The Secretary of the Commonwealth, purporting to act under provisions of G. L. c. 54, Section 158, that no more than one of the county commissioners in any county shall be chosen from the same city or town, could not properly exclude from the general election ballot the name of the candidate who received the highest number of votes in the primary election for her party's nomination for a full four-year term as county commissioner, in circumstances where a candidate from the same city had received a higher number of votes in the primary election for that party's nomination for the remaining portion of an unexpired term as county commissioner. [501-503]
CIVIL ACTION commenced in the Superior Court Department on September 28, 1990.
A motion for preliminary injunctive relief was heard by George N. Hurd, Jr., J.
Eric J. Mogilnicki, Assistant Attorney General, for Secretary of the Commonwealth.
Evans J. Carter for Arthur Machado.
Joseph P. Hannon for Leonard Gonsalves.
Armand Fernandes, Jr. (Kevin J. Finnerty with him) for the plaintiffs.
PERRETTA, J. Four names appeared on the Democratic primary election ballot for the office of Bristol county commissioner, which is for a term of four years. Of these candidates, three were from Fall River, including the plaintiff Pereira.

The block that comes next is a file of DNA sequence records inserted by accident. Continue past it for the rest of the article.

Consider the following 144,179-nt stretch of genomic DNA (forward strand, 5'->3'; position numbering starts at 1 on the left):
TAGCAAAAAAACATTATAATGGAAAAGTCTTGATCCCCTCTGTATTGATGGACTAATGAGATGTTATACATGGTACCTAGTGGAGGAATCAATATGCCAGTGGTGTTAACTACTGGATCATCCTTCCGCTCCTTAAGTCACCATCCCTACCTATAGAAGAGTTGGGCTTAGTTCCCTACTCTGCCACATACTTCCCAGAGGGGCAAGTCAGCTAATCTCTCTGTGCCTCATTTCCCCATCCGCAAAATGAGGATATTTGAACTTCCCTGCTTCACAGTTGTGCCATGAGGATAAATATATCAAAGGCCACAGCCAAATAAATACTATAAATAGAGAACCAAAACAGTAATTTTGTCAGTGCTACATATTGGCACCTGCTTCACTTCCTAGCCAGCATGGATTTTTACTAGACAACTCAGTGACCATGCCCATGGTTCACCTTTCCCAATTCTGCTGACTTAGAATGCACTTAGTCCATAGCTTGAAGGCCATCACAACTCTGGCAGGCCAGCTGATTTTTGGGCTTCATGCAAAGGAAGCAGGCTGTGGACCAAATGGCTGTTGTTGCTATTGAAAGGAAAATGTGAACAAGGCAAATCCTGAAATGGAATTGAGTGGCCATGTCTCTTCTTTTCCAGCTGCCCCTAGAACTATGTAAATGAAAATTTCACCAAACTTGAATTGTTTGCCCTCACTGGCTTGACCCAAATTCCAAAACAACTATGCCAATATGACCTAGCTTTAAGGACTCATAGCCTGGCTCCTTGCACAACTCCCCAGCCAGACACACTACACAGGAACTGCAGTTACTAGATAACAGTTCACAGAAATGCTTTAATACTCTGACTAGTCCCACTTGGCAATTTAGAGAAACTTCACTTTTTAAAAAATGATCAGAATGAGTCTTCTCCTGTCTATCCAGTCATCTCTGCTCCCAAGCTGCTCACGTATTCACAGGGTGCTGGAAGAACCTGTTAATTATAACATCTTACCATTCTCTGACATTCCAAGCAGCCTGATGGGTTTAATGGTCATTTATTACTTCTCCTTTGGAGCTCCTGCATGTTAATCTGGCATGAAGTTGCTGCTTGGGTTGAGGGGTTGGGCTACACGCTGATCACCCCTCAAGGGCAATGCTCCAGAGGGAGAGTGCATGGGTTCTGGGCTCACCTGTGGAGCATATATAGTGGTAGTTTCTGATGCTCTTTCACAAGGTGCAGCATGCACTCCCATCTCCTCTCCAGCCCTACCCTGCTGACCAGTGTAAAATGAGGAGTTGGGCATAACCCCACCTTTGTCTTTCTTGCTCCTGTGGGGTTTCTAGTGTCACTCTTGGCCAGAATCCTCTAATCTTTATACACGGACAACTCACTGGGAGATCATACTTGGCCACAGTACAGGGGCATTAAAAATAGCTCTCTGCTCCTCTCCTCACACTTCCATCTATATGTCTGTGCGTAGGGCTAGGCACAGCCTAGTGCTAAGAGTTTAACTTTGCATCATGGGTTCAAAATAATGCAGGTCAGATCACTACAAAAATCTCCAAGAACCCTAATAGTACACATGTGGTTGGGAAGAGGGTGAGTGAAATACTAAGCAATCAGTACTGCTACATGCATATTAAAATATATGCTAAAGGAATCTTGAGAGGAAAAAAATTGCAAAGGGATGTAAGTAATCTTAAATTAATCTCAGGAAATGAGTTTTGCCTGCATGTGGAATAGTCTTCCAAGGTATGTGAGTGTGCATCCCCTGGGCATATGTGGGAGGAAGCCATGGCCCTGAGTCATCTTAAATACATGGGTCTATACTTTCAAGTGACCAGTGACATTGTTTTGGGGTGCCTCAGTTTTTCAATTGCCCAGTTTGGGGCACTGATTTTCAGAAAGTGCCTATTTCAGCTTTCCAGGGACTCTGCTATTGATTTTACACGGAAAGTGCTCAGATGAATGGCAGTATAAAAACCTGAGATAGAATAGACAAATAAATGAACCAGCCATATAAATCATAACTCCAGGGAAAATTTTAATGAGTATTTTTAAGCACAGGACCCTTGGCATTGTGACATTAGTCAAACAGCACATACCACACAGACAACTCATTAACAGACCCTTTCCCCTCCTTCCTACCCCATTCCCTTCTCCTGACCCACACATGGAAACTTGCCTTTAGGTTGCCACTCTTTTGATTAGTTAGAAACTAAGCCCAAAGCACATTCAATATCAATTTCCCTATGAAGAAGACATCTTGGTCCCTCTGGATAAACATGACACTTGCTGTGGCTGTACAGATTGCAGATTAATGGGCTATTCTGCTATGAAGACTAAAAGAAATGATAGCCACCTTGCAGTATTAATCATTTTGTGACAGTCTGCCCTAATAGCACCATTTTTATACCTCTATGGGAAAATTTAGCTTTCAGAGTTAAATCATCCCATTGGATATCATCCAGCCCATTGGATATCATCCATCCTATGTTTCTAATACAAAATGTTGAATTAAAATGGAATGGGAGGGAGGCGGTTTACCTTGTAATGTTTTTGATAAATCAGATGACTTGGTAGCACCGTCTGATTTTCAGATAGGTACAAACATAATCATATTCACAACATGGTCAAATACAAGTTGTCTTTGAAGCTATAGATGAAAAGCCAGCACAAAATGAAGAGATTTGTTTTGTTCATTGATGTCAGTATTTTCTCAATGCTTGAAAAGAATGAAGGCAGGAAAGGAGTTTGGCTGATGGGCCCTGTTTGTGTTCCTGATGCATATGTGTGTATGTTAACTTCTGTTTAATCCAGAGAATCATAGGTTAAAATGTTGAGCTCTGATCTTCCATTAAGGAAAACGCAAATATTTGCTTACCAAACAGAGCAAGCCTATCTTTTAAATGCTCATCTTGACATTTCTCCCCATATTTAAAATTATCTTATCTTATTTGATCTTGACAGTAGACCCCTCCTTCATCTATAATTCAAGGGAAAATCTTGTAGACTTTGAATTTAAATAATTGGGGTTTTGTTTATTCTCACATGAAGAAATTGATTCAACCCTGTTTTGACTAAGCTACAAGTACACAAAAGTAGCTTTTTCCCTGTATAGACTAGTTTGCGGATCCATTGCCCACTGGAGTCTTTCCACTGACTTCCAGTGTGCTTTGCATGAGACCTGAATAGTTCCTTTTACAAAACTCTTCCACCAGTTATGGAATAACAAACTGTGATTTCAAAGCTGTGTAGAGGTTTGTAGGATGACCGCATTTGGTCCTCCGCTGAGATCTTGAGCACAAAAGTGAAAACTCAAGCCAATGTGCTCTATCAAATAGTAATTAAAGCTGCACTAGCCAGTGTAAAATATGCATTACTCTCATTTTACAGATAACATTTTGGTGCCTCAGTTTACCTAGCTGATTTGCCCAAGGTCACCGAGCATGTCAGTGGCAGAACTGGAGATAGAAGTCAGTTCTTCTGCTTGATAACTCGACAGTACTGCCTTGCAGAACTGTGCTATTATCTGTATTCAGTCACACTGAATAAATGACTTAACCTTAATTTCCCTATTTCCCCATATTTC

The fourth, the defendant Gonsalves, was of Dartmouth. Because of the resignation of a commissioner who had served only two of the four years of a term, there was another contest for county commissioner on the ballot for the remainder of the term created by that vacancy. There were two candidates for that office, the defendant Machado of Fall River and his opponent from Taunton. Machado bested his opponent in the two-year term race, and Pereira prevailed over her three rivals for the full term position. The total number of votes received by Pereira, however, did not exceed those collected by Machado. Because both Pereira and Machado were from Fall River, they could not serve together as commissioners if elected in November. See G. L. c. 54, Section 158. Consequently, the defendant Secretary advised Pereira that, as Machado had received more votes than she, albeit in a different contest and with only one, as opposed to three opponents, her name would not appear on the ballots for the general election. Rather, Gonsalves and Machado would be the Democratic nominees for the four-year and two-year term offices. [Note 3]